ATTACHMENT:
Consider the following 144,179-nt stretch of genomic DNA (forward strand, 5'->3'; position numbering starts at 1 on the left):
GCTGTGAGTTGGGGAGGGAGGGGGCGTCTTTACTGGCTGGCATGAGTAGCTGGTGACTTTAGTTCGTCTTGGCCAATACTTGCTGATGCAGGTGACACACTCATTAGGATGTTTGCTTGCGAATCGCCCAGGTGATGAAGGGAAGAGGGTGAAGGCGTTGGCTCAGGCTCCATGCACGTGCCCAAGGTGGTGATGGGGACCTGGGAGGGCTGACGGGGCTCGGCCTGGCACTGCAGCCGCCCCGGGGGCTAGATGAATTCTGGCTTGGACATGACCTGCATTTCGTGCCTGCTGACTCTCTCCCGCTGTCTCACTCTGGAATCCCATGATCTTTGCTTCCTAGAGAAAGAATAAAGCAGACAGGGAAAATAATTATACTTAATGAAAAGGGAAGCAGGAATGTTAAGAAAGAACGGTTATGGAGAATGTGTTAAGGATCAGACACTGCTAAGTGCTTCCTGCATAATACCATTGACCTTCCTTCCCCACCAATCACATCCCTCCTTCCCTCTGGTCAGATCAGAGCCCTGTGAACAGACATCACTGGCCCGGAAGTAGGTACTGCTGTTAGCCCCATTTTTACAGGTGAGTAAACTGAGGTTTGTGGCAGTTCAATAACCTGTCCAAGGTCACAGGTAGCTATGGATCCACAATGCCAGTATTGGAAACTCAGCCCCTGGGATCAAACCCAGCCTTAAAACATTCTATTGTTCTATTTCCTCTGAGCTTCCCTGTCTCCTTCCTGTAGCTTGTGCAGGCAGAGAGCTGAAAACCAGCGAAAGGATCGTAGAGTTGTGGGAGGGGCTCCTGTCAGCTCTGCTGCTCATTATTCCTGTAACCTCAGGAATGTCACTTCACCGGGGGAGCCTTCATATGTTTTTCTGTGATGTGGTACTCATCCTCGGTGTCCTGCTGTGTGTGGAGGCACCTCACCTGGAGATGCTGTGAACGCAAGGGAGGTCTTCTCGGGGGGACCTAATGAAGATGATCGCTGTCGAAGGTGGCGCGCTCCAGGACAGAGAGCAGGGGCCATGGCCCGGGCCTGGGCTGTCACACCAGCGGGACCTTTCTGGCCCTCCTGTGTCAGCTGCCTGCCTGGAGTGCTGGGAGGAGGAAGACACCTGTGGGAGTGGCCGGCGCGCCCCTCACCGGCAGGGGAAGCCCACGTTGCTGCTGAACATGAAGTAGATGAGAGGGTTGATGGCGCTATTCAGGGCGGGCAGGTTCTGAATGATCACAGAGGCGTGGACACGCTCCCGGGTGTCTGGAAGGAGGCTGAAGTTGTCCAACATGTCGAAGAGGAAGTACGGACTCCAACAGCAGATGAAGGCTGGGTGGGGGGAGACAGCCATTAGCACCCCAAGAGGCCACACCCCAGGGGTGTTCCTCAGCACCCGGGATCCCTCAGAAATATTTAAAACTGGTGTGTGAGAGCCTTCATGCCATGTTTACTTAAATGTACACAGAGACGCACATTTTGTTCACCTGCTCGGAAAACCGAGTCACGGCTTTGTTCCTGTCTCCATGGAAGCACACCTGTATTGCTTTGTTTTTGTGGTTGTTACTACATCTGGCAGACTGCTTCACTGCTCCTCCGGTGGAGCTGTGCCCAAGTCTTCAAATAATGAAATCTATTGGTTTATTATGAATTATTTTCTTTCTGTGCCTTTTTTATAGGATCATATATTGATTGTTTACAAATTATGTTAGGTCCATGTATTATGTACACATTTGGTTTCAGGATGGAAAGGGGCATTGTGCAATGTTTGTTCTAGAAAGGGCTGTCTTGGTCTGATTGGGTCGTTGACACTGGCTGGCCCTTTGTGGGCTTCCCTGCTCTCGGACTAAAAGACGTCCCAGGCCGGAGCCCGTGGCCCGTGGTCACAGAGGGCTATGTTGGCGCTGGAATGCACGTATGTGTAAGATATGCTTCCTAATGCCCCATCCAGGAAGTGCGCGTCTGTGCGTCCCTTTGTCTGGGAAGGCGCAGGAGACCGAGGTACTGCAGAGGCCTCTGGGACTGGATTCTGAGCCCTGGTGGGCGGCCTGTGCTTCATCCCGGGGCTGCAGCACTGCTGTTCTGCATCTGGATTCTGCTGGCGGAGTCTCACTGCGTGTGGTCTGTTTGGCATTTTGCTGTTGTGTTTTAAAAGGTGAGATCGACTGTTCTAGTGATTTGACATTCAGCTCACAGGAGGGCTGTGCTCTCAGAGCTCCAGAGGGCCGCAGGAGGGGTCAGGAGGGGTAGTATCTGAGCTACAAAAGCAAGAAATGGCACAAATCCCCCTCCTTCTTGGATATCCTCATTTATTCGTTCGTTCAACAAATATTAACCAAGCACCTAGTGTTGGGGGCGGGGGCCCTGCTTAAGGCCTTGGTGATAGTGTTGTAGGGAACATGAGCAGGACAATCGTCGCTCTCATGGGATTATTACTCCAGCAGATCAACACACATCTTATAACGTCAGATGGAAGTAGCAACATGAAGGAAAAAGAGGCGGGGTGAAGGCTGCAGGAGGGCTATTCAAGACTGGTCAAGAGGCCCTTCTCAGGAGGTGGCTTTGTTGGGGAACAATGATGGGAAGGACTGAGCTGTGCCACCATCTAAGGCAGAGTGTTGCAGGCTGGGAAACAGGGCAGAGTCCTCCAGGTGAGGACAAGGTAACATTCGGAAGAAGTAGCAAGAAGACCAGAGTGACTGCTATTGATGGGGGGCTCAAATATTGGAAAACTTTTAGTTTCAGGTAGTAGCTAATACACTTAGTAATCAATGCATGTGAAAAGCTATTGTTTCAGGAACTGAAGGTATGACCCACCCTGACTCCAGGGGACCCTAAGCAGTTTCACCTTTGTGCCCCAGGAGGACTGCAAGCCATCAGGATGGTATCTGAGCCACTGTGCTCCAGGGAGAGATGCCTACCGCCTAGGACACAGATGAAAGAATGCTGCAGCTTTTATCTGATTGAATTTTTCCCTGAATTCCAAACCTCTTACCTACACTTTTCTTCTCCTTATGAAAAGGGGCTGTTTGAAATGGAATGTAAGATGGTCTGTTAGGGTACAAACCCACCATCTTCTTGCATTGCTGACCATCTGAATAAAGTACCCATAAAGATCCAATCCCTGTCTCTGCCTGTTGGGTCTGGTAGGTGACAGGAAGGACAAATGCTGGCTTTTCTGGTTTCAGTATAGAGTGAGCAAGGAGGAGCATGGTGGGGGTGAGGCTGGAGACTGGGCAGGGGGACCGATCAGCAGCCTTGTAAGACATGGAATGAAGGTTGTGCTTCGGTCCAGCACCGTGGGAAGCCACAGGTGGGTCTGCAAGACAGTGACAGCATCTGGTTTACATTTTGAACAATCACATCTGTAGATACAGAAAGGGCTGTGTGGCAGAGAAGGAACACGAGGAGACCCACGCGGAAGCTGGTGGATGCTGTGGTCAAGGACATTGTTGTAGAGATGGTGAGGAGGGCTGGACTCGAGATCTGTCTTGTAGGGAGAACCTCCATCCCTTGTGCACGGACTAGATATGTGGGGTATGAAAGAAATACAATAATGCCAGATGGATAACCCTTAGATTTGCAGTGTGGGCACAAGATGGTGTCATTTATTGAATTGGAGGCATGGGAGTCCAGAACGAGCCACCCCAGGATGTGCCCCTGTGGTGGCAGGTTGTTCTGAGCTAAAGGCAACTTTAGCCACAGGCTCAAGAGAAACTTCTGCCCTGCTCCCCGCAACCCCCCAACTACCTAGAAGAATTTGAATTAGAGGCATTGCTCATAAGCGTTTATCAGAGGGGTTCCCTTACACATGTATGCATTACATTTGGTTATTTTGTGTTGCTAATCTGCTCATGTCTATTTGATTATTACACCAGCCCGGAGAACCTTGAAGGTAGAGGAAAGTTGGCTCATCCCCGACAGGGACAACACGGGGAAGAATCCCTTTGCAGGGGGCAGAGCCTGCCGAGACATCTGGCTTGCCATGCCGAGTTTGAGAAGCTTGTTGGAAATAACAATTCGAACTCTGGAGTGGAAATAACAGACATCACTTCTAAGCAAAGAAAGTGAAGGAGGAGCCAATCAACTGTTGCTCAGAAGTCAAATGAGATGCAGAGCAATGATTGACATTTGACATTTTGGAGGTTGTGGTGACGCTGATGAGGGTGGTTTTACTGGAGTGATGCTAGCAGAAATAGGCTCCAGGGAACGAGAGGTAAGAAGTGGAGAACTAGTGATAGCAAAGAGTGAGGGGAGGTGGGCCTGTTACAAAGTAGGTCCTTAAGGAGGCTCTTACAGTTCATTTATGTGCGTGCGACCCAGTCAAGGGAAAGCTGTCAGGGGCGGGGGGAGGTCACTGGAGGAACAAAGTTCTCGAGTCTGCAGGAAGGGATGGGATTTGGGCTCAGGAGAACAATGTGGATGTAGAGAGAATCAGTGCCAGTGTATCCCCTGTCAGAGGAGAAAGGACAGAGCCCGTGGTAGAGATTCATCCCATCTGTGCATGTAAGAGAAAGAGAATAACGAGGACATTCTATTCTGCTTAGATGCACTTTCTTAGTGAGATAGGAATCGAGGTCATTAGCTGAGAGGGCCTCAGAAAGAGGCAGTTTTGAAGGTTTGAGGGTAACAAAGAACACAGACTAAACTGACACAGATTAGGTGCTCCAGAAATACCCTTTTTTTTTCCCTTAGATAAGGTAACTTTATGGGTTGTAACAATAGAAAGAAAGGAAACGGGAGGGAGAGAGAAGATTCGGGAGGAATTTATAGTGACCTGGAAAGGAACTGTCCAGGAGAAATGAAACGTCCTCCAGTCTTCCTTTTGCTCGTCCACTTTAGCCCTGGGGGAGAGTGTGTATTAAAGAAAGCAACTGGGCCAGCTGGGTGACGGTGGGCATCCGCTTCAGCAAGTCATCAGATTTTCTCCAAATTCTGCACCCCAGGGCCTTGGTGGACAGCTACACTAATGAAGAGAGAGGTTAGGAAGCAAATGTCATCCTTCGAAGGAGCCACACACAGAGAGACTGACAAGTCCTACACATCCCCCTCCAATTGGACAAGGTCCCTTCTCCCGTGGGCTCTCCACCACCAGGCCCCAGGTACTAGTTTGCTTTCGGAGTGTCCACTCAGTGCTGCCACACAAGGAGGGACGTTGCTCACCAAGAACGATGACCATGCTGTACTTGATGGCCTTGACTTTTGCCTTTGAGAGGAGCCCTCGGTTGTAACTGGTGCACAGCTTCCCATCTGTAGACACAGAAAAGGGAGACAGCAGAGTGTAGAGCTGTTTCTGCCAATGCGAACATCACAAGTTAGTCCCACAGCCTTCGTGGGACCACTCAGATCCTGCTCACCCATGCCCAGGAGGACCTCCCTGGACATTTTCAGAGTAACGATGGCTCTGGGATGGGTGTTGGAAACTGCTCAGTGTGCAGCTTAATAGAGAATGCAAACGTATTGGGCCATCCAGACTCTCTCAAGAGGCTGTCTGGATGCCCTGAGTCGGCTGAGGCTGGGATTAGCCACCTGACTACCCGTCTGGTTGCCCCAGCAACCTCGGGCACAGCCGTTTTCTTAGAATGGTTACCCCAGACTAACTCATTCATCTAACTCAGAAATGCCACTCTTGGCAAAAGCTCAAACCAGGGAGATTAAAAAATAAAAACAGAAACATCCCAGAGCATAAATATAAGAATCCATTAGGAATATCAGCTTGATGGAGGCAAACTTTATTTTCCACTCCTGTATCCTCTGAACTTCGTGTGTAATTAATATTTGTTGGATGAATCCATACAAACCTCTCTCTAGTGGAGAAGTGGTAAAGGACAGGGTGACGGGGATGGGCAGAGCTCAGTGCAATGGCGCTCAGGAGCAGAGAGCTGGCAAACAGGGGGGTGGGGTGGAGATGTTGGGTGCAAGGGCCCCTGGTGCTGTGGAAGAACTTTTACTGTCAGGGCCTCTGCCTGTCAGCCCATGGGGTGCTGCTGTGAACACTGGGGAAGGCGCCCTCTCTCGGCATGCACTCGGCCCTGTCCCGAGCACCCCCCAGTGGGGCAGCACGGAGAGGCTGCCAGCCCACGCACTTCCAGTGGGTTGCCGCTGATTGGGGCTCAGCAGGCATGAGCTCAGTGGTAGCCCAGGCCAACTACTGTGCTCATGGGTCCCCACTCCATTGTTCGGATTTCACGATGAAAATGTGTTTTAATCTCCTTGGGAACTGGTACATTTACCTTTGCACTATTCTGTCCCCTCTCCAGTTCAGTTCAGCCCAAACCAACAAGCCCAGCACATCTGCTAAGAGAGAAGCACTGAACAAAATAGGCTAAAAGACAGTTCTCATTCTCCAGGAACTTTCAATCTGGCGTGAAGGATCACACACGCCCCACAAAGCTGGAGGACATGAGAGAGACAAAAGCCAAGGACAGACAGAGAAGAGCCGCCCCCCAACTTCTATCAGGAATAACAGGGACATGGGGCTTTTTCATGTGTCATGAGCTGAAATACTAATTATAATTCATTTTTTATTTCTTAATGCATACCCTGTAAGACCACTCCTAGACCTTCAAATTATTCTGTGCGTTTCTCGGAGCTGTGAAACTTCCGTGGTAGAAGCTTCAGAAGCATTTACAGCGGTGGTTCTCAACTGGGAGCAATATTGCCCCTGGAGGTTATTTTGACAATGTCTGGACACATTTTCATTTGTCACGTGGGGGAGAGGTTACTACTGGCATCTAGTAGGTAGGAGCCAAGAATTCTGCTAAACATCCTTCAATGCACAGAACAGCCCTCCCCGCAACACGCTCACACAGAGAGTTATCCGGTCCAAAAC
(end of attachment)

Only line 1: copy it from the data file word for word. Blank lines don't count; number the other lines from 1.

Consider the following 144,179-nt stretch of genomic DNA (forward strand, 5'->3'; position numbering starts at 1 on the left):